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Alexis Rockman: A Fable for Tomorrow

November 19, 2010 – May 8, 2011


Image for Alexis Rockman: A Fable for Tomorrow

Alexis Rockman, The Pelican, 2006, oil on wood, Courtesy Elizabeth Schwartz, New York. © Alexis Rockman. Photo courtesy of the artist

Alexis Rockman (b. 1962) has been depicting the natural world with virtuosity and wit for more than two decades. He was one of the first contemporary artists to build his career around exploring environmental issues, from evolutionary biology and genetic engineering to deforestation and climate change. Rockman has garnered attention for embracing these issues, as well as for the epic quality of his projects, including several monumentally scaled canvases. His work expresses deep concerns about the world’s fragile ecosystems and the tension between nature and culture, which are communicated through vivid, even apocalyptic, imagery. Rockman achieves his vision through a synthesis of fantasy and empirical fact, using sources as varied as natural history, botanical illustrations, museum dioramas, science fiction films, realist art traditions dating back to the Renaissance, and firsthand field study.

Alexis Rockman: A Fable for Tomorrow is the first major survey of the artist's work and features 47 paintings and works on paper from private and public collections. The title of the exhibition is taken from the opening chapter of Rachel Carson's influential 1962 book Silent Spring. In it, Carson combines two seemingly incompatible literary genres—mythic narrative and factual reportage. Rockman approaches his paintings with a similar intent.

The exhibition traces Rockman's artistic development from the mid-1980s to the present. Highlights include Evolution (1992), his first mural-sized painting, and Manifest Destiny (2003-2004), an ambitious large-scale work commissioned by the Brooklyn Museum of Art. The exhibition is organized by Joanna Marsh, The James Dicke Curator of Contemporary Art.

The accompanying book, co-published by the Smithsonian American Art Museum and London-based D Giles Limited, is written by Joanna Marsh with contributions from Thomas Lovejoy, biodiversity chair at the H. John Heinz III Center for Science, Economics, and the Environment in Washington, D.C.; Kevin J. Avery, senior research scholar at the Metropolitan Museum of Art; and a foreword by Elizabeth Broun, The Margaret and Terry Stent Director of the Smithsonian American Art Museum. Marsh’s essay weaves the themes of Rockman’s career and the history of America’s environmental movement into a cohesive narrative. Avery considers Rockman’s art historical references to 19th-century painting, while Lovejoy offers insights in the marriage of art and science in Rockman’s work from the perspective of an expert on biodiversity and climate change. The book is for sale ($49.95/$35 softcover) through the museum's website and store, and at bookstores nationwide.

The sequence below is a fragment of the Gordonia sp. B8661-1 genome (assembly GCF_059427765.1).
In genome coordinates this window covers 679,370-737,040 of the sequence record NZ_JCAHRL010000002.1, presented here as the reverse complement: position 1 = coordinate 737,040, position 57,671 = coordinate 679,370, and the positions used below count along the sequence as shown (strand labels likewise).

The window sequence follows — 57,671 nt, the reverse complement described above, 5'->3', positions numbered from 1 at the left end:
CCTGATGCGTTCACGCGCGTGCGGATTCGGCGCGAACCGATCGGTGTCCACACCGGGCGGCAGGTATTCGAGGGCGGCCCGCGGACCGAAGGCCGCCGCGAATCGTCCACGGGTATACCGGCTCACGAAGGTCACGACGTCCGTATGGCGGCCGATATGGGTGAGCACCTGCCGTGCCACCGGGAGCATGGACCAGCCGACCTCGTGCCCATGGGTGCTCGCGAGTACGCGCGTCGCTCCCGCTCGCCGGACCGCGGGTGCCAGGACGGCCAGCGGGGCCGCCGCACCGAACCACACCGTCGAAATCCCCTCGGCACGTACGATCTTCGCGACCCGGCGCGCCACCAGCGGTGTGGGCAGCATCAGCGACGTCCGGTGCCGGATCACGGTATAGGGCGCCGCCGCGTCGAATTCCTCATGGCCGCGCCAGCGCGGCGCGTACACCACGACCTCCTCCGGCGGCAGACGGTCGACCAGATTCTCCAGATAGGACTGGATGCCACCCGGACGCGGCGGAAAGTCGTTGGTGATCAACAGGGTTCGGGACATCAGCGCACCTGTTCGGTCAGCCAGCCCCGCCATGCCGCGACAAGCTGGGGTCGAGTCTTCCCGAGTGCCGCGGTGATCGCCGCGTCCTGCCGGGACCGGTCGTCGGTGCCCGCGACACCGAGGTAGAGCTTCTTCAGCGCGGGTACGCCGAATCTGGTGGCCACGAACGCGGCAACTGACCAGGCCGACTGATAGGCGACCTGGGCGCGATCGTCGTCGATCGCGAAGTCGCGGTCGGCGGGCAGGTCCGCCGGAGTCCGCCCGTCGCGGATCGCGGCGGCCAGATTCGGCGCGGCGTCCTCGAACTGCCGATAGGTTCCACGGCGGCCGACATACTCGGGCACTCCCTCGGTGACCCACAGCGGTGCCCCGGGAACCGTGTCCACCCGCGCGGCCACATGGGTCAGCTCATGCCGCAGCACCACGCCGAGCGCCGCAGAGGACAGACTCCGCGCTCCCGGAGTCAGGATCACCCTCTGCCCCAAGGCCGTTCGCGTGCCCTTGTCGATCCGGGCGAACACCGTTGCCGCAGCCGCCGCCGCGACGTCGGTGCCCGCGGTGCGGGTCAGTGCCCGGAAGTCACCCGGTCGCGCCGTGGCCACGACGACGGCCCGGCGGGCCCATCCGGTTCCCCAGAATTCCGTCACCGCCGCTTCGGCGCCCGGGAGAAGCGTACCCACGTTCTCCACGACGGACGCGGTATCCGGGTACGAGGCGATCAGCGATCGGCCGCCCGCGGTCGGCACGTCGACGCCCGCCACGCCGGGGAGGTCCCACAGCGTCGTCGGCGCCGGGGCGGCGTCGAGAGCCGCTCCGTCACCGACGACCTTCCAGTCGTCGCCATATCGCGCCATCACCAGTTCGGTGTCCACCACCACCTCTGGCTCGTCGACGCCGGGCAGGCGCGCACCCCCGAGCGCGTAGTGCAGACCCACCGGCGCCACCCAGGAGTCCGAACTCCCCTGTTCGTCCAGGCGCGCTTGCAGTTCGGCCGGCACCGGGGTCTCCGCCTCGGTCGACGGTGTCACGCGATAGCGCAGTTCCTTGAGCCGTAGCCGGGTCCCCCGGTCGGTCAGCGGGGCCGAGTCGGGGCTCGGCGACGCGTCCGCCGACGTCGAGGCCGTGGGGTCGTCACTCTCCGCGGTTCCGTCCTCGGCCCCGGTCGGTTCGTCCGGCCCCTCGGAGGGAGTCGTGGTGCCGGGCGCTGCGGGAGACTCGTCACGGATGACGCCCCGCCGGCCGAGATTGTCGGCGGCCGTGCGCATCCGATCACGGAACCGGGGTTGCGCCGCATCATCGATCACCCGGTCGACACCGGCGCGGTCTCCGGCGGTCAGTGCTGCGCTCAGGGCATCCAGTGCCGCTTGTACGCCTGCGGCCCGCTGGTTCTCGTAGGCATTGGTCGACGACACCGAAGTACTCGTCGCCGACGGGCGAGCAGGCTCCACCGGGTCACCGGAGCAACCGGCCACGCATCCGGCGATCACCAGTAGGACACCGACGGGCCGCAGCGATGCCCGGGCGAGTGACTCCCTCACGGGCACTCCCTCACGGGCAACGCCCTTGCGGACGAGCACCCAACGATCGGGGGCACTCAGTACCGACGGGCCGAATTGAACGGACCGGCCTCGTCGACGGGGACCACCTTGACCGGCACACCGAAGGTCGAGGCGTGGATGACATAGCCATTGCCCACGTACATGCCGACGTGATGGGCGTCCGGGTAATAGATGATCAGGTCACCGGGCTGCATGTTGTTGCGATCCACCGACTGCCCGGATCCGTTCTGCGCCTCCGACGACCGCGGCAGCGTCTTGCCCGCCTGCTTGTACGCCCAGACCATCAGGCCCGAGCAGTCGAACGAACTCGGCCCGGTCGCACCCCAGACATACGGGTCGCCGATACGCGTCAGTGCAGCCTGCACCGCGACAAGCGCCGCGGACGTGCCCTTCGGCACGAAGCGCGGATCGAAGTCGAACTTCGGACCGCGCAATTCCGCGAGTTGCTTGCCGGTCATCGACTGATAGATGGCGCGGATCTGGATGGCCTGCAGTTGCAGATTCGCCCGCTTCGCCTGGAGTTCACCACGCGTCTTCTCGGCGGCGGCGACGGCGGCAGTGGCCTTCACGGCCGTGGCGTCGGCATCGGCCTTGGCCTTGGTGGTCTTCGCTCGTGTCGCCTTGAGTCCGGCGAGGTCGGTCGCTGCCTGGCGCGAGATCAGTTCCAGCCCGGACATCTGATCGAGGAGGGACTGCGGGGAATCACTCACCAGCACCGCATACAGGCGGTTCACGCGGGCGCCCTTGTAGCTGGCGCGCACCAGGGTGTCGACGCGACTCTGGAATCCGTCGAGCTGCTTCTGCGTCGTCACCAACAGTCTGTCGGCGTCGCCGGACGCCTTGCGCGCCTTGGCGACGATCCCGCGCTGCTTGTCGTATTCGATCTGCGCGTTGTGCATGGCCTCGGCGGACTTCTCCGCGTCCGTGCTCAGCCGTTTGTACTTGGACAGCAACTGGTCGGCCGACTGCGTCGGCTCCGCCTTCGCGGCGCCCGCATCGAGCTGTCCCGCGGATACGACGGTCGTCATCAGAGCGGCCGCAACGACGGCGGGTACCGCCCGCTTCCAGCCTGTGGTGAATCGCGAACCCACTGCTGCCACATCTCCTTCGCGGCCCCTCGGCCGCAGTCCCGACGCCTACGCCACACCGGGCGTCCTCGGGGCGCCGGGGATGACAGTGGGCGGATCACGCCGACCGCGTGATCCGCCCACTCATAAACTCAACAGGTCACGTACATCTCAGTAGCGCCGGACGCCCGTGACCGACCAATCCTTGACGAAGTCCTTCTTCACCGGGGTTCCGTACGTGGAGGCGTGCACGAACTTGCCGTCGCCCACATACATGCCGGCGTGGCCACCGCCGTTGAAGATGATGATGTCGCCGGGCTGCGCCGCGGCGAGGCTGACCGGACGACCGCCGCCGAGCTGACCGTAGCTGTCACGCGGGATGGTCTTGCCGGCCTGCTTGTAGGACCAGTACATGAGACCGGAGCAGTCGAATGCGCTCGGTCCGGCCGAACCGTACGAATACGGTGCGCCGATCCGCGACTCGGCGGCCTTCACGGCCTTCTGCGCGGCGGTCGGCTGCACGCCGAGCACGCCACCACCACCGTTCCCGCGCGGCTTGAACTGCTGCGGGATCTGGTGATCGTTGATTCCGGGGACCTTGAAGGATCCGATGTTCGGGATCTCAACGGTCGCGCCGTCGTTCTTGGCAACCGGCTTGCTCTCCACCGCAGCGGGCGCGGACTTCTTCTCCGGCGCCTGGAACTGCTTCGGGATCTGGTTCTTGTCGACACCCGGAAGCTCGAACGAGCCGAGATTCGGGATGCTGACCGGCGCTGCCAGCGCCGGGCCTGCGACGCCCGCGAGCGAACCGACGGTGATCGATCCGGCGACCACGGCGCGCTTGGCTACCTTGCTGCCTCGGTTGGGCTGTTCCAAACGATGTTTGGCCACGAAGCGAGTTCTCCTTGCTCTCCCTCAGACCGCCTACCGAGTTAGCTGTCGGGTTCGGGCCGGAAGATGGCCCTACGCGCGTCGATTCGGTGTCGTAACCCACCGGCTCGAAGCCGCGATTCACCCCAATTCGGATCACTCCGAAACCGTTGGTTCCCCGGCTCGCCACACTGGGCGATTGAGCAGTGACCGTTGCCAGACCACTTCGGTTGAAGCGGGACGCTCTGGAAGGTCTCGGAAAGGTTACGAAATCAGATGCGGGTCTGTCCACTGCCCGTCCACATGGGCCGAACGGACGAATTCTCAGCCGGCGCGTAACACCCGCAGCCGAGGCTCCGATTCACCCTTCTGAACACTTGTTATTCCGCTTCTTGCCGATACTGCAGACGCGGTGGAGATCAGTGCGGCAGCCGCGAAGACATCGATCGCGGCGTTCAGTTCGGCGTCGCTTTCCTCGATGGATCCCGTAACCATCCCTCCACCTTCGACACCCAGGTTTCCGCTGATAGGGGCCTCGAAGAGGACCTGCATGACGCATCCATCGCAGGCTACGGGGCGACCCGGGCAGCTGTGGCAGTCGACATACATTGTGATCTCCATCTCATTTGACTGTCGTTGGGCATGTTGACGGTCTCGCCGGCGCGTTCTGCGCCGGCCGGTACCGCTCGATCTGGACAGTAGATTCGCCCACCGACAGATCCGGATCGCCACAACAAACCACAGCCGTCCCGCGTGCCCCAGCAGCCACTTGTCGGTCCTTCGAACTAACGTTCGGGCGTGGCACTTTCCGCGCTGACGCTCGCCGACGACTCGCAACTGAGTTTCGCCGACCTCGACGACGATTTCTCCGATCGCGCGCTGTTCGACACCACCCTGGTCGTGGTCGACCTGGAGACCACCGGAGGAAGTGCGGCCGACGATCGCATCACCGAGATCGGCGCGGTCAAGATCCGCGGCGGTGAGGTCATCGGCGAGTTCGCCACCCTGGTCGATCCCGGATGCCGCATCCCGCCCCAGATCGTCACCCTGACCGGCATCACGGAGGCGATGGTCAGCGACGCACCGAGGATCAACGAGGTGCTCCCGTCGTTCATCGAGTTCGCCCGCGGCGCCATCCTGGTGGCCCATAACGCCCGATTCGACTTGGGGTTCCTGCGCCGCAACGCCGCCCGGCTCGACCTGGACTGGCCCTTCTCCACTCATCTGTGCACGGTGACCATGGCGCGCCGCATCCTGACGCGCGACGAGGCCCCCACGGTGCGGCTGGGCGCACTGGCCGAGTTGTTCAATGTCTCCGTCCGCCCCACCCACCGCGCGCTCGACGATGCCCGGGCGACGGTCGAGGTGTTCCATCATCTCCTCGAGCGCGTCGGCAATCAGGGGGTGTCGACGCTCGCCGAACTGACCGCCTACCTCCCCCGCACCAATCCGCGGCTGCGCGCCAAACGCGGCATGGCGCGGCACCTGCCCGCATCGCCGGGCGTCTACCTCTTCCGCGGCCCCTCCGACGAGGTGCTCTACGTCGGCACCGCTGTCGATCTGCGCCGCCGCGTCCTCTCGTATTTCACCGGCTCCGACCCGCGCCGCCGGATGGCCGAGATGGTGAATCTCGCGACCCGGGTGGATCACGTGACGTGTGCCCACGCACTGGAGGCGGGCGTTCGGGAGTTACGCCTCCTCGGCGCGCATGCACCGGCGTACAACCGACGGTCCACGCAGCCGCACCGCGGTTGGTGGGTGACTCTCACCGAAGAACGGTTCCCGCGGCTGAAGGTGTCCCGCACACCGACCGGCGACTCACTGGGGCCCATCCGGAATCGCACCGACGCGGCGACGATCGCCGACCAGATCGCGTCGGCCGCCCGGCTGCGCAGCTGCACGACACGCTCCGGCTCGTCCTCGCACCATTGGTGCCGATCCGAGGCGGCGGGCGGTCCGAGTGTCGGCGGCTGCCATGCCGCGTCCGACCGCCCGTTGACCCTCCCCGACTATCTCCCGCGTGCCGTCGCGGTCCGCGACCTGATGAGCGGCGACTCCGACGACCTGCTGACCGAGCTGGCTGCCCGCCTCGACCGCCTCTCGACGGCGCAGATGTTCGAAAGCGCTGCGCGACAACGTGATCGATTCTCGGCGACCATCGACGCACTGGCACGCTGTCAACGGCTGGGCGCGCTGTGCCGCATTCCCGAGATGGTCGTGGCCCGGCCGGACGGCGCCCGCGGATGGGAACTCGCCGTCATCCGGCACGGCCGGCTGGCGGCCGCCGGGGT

Smithsonian American Art Museum in Washington, D.C. (November 19, 2010 - May 8, 2011)
Wexner Center for the Arts in Columbus, Ohio (September 16, 2011 - January 1, 2012)

For Teachers
Artists and scientists have many shared interests—from observation skills to an understanding of the properties of materials. On Saturday, December 11, 2010, the museum is offering a professional development workshop, Teaching Science Through Art: Alexis Rockman, in which teachers will explore these connections using the work of several artists, including Alexis Rockman. Registration is required.

Free Public Programs
December 7, 2010 at 6 p.m.; Exhibition Gallery Talk, curator Joanna Marsh
January 12, 2011 at 7 p.m.; Art and Science Lecture Series, Alexis Rockman
February 9, 2011 at 7 p.m.; Art and Science Lecture Series, J.D. Talasek
February 12, 2011 at 4 p.m.; Flora and Fauna II with 21st Century Consort
February 23, 2011 at 7 p.m.; Art and Science Lecture Series, Tom Lovejoy
March 30, 2011 at 7 p.m.; Art and Science Lecture Series, Steve Monfort
March 31, 2011 at 6:30 p.m.; Rockman Film Series, Creature from the Black Lagoon
April 19, 2011 at 7 p.m.; Art and Science Lecture Series, Rhonda Roland Shearer
April 27, 2011 at 7 p.m.; Art and Science Lecture Series, Cristián Samper
April 28, 2011 at 6:30 p.m.; Rockman Film Series, The Beast from 20,000 Fathoms

In the News
ARTnews, March 2011, Review by Rex Weil
The Huffington Post, January 19, 2011, "Climate Activism and the Paintings of Alexis Rockman" by Keith Harrington
Wired, December 2, 2010, Wired Science blog, "Gallery: 10 Visions of the Postnatural World” by Brandon Keim
Art in America, December 2010, "In the Studio: Alexis Rockman" with Dan Tranberg
Smithsonian magazine, December 2010, "Painter Alexis Rockman Pictures Tomorrow" by Cathleen McGuigan
The Washington Post, November 26, 2010, "The natural world – real and imagined" by Michael O’Sullivan
NPR, November 20, 2010, Weekend Edition, "Painting The Future: Rockman Blends Reality, Fantasy" by Joe Palca

The Museum's blog Eye Level
Read exhibition-related blog posts including, 5 Questions: Curator Joanna Marsh on Alexis Rockman, Five (and a half) Questions with Alexis Rockman, Alexis Rockman’s Evolution, and 5 Questions with Thomas Lovejoy.

Alexis Rockman: A Fable for Tomorrow is organized by the Smithsonian American Art Museum, with generous support from the Cowles Charitable Trust, Kara and Wayne Fingerman, Dorothy Tapper Goldman, Barbara and Jonathan Lee, Nion McEvoy, Pamela K. and William A. Royall Jr., Holly and Nick Ruffin, Betty A. and Lloyd G. Schermer, Sheila Duignan and Mike Wilkins, and an anonymous donor.